August is an odd month: it has no Federal holidays; it is officially a summer month yet is the gateway to the autumn; it marks the beginning of the school year for many places and the end of vacation; it toys with us, teasing us to “get ready” and yet to “enjoy the dog days”. Every August, or, as I usually refer to it, every summer, I go “home” to Maine, where I grew up, to visit my sister and her family and to touch base with the Pine Tree State and its lakes and ocean. It is always odd to be a tourist in the place of one’s birth and childhood; in a place where tourists are hated and loved and barely tolerated; in a place of history and family and change. The people talk of folks I should know and yet, I don’t. I might recognize surnames of families I grew up with, names such as “Libby”, “Dolloff”, “Swayze”, “Walker”, and “Thompson”, but I don’t know the people they’re talking about. I haven’t lived there since 1964, and while many of my generation moved away, their clans are still there, and some of them are even some kind of cousin to me, but I don’t know them. I also don’t know the places…the streets now have names and signs which announce those names. I have to remember that Route 25, the one I grew up on, is now the Ossipee Trail, and that Route 35, which crosses it, is also the Bonny Eagle Road to the west and something else to the east. I suppose there were good reasons for these names, but it still seems alien to me.
Other things also seem alien, but I know, deep down, that the real alien is me. I haven’t lived through those changes and my 22-year-old self who insists on arising when I’m there, loses her bearings. She wants it to be the same; she does not want to be one of the “away” summer folk. But I am, and I am not 22, and I am only a Mainer by memory. Moreover, while I’m there, we plan lots of excursions that tourists tend to take, because, living there, we seldom actually did any of those things or travelled to some of the places that most visitors make it a point to see. And so, this summer, we made a day trip to Mt. Desert Island, where Cadillac Mountain, the highest point on the Eastern seaboard, is located (so far as I know, there is no actual Mt. Desert, only an island with three peaks of a different names), and where sunrise is first sighted for most of the year in the United States. We set off on this excursion in the 4am dark of the early morning, but the three-hour drive didn’t get us there to actually see the sunrise from the top. Instead, we headed into the sunrise as we drove up the coast, to Down East, and stopped for breakfast at one of those little diners that Maine people know so well and hope that the tourists never learn about.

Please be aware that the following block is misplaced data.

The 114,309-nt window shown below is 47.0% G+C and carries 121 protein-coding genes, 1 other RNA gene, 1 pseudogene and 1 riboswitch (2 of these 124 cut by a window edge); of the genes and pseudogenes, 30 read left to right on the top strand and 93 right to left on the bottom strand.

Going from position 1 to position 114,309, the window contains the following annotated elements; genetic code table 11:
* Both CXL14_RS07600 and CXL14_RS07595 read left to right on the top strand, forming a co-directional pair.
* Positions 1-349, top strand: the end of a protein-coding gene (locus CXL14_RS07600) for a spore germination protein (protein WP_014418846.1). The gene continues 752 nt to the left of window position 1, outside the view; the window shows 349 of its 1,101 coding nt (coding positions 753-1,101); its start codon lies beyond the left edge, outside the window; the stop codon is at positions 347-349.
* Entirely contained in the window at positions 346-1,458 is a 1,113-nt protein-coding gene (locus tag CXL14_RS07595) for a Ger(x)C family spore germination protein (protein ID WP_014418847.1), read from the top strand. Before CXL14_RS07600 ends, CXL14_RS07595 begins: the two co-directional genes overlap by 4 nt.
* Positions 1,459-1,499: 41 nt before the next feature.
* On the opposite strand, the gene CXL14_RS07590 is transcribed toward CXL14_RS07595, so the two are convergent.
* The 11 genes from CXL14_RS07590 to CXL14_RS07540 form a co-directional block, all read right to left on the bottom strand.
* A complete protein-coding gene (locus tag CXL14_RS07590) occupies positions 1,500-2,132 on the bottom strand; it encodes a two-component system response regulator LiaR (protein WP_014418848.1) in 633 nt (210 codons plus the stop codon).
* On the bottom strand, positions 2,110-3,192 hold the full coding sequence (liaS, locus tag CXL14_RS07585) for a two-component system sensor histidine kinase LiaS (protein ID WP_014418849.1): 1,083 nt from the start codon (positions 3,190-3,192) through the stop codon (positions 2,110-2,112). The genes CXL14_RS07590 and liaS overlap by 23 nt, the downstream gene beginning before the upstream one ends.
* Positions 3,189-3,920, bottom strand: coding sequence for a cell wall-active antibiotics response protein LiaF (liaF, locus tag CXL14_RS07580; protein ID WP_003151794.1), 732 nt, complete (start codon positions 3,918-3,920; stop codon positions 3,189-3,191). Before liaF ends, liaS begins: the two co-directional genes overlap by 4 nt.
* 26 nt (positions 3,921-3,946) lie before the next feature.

We arrived and drove to the top, and even found a parking place among all of the folks already there, folks from all over the world: license plates from all over the US, and also people from India and from Europe and from Thailand and from South America. A true conversion of geographies. We walked out onto the rocks, dutifully following the designated path, taking our pictures and staring out across the North Atlantic, wondering if we could see our neighbors on its other side, where it would already be afternoon.
The light on Cadillac Mountain was only ordinary, a little misty from the sea, but, since it was past dawn, it seemed no different to me than light anywhere else. Yet, it reminded me of one of the most astonishing things that I experience on my yearly home-going and return to Bloomington. This journey means that I travel from one edge of a time zone to another of the same zone, touching its east and west boundaries, and also going from an area fairly southern in the zone to one of the northern most.
When I leave Bloomington in early August, the sun rises at about 6:40am, already heading towards the dark mornings of autumn and winter. The next morning, in Maine, sun rise is at about 5:30am…more than an hour earlier. In less than 24 hours, the light has changed for me. It always delights me, because I’m an early morning person, and love that the sun is up at that time. Sunset in Bloomington is at about 8:50 and in Maine, about 8:00. Somehow, I don’t notice that difference as much. I get used, again, to the sun being on the rise when I waken for the two weeks I am there, and my brother-in-law and I enjoy an early cup of coffee and news-watching before the rest of the household stirs (except for the cats, who are, of course, ready for food). And then I return to Bloomington after two weeks of sunny mornings. Sunrise is suddenly not until 7am here, and I feel like I have been plunged into an Arctic winter. And it seems to take a very short time before it is even darker, so that each day the mornings delay, and I fuss at the darkness. In just little over a week since I got home, the time for morning light to appear has increased a minute a day, and it seems like an hour a day.
This year, things got even stranger. Three days after I got back to Bloomington, there was the eclipse of the sun. Now, not only was it taking longer for the day to get here, suddenly it slinked away, laughing at my cognitive dissonance, teasing me about the fickleness of light, poking at me about the restlessness of the universe, and astounding me with the reminder of how odd and relative time is. And so, into the next season we go, the 22-year-old me becoming the three-quarter-century me in two more weeks, and the sun rising and setting with no nod to my own journey that seems to have taken no longer than those two weeks in Maine.
Bev for PGM